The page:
Bistros, Restaurants and Brasseries


A lot of people use these three terms interchangeably. Restaurants, bistros and brasseries to many mean only slight differences and astonishingly, many think that the difference lies in the size of the establishment. Here’s a little backstory (much of which is taught in schools) to go with the classifications and hopefully this can clear up the confusion.

To start with Restaurants are always formal whereas Bistros tend to be more casual with less bells and whistles. Bistros do tend to be smaller with a small kitchen and staff and a simple menu, though it would be wrong to classify them as such. Some bistros with passionate owners tend to serve impressive menu items but then again it all boils down to the owners and each individual establishment.

In fact, if you remember the Bistronomique movement and the neo-bistro movement, then you know that the concept revolves around cooking exquisite delicious menus in the simplest of environments. Basically, bistros are a place where food is the sole priority, not the environment, sitting arrangement, dress code and other things.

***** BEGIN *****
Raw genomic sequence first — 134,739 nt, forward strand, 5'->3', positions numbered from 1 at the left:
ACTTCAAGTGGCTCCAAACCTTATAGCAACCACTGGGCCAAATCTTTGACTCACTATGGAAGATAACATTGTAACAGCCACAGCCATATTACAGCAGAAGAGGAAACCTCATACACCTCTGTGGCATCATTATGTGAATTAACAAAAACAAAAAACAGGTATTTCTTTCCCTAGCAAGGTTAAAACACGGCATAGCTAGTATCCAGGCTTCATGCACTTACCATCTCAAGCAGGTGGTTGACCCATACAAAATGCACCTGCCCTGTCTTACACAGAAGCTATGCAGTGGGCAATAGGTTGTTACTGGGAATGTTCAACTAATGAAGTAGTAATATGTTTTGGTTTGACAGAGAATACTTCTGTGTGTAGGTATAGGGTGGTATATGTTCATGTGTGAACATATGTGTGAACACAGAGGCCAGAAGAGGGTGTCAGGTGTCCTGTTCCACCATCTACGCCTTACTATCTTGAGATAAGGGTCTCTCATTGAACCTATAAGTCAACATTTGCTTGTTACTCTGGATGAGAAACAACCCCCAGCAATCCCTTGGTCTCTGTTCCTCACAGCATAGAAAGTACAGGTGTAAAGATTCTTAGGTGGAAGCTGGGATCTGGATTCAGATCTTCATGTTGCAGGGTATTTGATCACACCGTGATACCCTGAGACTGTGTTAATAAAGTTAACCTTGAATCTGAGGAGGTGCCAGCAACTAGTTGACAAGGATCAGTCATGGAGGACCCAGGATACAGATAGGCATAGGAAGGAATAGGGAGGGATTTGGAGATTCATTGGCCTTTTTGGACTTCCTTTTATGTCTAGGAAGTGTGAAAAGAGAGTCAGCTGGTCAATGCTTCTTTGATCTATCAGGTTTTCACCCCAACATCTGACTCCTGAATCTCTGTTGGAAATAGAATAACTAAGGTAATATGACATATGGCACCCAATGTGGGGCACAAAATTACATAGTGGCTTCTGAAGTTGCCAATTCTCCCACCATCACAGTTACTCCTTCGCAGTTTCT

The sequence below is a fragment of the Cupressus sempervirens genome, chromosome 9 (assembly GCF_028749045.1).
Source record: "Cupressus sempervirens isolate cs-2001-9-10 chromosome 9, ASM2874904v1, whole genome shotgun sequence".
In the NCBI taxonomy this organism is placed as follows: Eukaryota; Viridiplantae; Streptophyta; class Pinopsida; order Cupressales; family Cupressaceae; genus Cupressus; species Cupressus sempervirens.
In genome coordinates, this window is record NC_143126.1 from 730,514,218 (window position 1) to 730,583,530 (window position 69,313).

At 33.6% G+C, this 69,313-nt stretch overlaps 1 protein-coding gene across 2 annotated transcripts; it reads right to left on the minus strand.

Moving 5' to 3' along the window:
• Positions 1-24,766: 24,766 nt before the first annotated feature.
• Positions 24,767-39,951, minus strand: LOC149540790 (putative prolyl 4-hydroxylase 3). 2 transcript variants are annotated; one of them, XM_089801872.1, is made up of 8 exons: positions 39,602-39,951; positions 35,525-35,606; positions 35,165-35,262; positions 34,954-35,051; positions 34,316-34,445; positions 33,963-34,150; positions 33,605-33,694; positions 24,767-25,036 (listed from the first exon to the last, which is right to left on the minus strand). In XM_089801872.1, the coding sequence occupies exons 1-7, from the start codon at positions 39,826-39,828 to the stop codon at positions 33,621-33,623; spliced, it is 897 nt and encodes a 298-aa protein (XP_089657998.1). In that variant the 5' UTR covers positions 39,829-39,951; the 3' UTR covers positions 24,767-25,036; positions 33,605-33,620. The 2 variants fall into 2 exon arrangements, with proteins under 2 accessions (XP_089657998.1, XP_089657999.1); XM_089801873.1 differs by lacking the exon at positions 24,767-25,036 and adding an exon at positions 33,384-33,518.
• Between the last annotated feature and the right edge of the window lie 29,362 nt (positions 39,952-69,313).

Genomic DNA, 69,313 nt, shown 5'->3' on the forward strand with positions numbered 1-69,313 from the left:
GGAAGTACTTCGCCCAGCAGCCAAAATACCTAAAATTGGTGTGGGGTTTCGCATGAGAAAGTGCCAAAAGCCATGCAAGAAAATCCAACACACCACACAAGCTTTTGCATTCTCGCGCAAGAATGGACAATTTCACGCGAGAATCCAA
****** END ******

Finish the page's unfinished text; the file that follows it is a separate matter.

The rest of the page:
As for Brasseries, they were typically a place where beer was served. The dishes served in such establishments tend to be of the local variation with nothing concrete. Brasseries are wide, large and tend to operate all day long. Nowadays though brasseries tend to concentrate more on wine.

On the other hand, a restaurant is more generic. Naturally, it also happens to be the easiest word to understand. Unlike a brasserie or bistro where the impetus is never on the food, in a restaurant it truly is the only thing that matters. You can have a splendid surrounding, amazing beverages, serve the best wine but if your food menu is subpar then you are not a good restaurant. Although, presentation and environment does count to a certain extent in ratings for a restaurant.

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